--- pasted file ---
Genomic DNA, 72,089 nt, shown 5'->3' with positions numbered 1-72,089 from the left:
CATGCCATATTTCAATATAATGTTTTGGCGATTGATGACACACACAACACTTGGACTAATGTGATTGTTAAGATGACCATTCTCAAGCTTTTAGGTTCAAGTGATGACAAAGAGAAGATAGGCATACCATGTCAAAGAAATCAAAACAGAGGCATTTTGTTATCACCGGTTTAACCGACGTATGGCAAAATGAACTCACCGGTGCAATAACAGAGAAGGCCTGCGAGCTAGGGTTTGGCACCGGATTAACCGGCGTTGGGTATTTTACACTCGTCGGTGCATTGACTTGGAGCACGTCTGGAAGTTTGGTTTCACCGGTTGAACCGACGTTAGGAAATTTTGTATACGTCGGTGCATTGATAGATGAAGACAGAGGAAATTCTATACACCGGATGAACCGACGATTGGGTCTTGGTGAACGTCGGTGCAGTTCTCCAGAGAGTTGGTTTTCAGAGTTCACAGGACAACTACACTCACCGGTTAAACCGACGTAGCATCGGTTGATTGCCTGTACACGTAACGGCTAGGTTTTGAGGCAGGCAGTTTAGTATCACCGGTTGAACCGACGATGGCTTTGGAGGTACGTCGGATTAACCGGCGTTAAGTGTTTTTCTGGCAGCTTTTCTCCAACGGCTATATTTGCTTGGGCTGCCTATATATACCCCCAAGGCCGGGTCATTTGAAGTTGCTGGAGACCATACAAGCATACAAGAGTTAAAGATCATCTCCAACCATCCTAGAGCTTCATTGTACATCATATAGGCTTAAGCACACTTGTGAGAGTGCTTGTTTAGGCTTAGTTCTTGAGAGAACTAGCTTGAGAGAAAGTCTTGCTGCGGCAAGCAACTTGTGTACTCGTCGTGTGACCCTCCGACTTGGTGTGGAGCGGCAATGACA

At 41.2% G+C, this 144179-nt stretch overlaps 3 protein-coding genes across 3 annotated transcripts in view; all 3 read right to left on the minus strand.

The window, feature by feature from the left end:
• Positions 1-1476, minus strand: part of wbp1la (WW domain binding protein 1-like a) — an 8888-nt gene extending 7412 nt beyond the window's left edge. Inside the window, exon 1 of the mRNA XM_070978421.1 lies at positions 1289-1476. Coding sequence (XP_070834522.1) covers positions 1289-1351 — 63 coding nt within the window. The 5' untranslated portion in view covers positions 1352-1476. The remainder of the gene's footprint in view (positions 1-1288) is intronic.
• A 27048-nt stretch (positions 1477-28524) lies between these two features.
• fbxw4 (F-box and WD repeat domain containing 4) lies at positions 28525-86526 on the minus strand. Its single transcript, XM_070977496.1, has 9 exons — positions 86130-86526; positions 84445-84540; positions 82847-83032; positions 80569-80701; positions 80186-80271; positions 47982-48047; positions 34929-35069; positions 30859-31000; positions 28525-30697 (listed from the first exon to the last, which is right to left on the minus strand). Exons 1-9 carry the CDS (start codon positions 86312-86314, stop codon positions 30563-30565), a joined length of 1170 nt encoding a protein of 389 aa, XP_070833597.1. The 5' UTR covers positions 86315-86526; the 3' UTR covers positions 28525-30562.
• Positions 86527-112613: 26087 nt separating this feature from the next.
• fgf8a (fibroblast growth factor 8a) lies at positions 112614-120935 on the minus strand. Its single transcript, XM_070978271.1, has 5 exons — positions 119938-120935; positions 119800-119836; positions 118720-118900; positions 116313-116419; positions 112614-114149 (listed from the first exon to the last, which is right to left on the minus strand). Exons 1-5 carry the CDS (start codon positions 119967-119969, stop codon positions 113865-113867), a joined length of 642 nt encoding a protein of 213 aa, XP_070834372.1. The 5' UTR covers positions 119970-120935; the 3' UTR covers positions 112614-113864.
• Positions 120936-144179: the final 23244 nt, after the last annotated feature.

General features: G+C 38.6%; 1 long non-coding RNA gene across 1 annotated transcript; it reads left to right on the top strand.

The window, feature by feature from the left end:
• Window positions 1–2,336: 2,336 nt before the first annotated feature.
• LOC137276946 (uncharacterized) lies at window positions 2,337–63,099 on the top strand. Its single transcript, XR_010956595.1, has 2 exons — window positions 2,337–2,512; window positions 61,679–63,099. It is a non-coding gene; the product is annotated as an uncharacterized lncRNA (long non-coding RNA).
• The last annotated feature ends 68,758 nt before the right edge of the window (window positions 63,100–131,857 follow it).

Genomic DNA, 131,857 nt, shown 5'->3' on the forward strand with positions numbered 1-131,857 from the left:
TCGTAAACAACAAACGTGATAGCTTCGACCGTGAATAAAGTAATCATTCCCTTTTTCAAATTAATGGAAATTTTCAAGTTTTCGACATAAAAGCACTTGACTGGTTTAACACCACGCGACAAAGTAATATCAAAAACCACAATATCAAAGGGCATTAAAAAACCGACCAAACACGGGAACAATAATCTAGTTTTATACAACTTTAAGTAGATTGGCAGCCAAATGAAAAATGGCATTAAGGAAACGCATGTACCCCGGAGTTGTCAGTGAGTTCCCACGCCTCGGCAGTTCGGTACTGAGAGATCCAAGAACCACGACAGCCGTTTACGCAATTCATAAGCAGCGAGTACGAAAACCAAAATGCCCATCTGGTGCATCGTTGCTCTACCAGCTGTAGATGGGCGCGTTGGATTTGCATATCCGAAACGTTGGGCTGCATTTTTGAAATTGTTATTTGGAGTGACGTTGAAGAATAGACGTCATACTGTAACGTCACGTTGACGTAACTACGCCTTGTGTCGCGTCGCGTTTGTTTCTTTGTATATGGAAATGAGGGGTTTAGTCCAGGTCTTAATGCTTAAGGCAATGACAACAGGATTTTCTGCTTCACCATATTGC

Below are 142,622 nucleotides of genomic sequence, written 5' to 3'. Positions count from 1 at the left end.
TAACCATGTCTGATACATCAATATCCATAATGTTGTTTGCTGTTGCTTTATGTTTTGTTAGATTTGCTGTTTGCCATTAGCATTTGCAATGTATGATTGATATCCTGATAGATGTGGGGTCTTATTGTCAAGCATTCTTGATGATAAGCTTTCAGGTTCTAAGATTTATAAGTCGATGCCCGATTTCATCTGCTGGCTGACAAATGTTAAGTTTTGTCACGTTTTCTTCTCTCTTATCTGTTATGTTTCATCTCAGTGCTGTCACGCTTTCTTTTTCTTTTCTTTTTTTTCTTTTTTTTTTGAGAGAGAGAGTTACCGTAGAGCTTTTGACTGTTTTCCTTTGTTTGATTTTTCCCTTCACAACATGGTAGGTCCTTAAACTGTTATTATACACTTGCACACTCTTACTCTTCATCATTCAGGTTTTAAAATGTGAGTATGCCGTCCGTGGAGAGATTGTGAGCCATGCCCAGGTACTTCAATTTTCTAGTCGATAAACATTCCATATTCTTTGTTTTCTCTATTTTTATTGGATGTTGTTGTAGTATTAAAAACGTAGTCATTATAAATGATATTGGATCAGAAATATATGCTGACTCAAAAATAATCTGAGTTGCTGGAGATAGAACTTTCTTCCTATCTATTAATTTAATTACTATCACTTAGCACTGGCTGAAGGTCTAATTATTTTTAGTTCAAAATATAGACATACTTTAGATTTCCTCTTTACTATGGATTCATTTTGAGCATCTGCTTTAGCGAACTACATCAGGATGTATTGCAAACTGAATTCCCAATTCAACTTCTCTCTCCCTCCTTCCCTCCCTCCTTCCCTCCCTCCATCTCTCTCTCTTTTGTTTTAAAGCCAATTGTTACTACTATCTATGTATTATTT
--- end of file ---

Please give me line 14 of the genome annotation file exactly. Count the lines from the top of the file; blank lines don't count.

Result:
• LOC137276946 (uncharacterized) lies at window positions 2,337–63,099 on the top strand. Its single transcript, XR_010956595.1, has 2 exons — window positions 2,337–2,512; window positions 61,679–63,099. It is a non-coding gene; the product is annotated as an uncharacterized lncRNA (long non-coding RNA).